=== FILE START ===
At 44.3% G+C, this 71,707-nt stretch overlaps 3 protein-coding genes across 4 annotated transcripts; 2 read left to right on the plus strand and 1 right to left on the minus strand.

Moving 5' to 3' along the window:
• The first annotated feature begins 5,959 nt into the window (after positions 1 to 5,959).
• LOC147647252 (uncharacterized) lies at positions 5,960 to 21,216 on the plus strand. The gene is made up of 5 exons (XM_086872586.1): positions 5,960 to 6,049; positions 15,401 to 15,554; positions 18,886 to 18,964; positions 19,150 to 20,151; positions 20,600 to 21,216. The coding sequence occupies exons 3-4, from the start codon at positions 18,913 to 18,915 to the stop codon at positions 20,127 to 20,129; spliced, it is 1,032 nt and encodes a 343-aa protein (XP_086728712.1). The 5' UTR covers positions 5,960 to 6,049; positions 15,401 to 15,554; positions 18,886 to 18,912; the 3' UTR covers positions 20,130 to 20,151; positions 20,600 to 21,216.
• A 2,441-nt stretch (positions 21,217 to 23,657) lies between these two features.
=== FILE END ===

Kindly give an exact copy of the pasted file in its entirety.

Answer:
At 44.3% G+C, this 71,707-nt stretch overlaps 3 protein-coding genes across 4 annotated transcripts; 2 read left to right on the plus strand and 1 right to left on the minus strand.

Moving 5' to 3' along the window:
• The first annotated feature begins 5,959 nt into the window (after positions 1 to 5,959).
• LOC147647252 (uncharacterized) lies at positions 5,960 to 21,216 on the plus strand. The gene is made up of 5 exons (XM_086872586.1): positions 5,960 to 6,049; positions 15,401 to 15,554; positions 18,886 to 18,964; positions 19,150 to 20,151; positions 20,600 to 21,216. The coding sequence occupies exons 3-4, from the start codon at positions 18,913 to 18,915 to the stop codon at positions 20,127 to 20,129; spliced, it is 1,032 nt and encodes a 343-aa protein (XP_086728712.1). The 5' UTR covers positions 5,960 to 6,049; positions 15,401 to 15,554; positions 18,886 to 18,912; the 3' UTR covers positions 20,130 to 20,151; positions 20,600 to 21,216.
• A 2,441-nt stretch (positions 21,217 to 23,657) lies between these two features.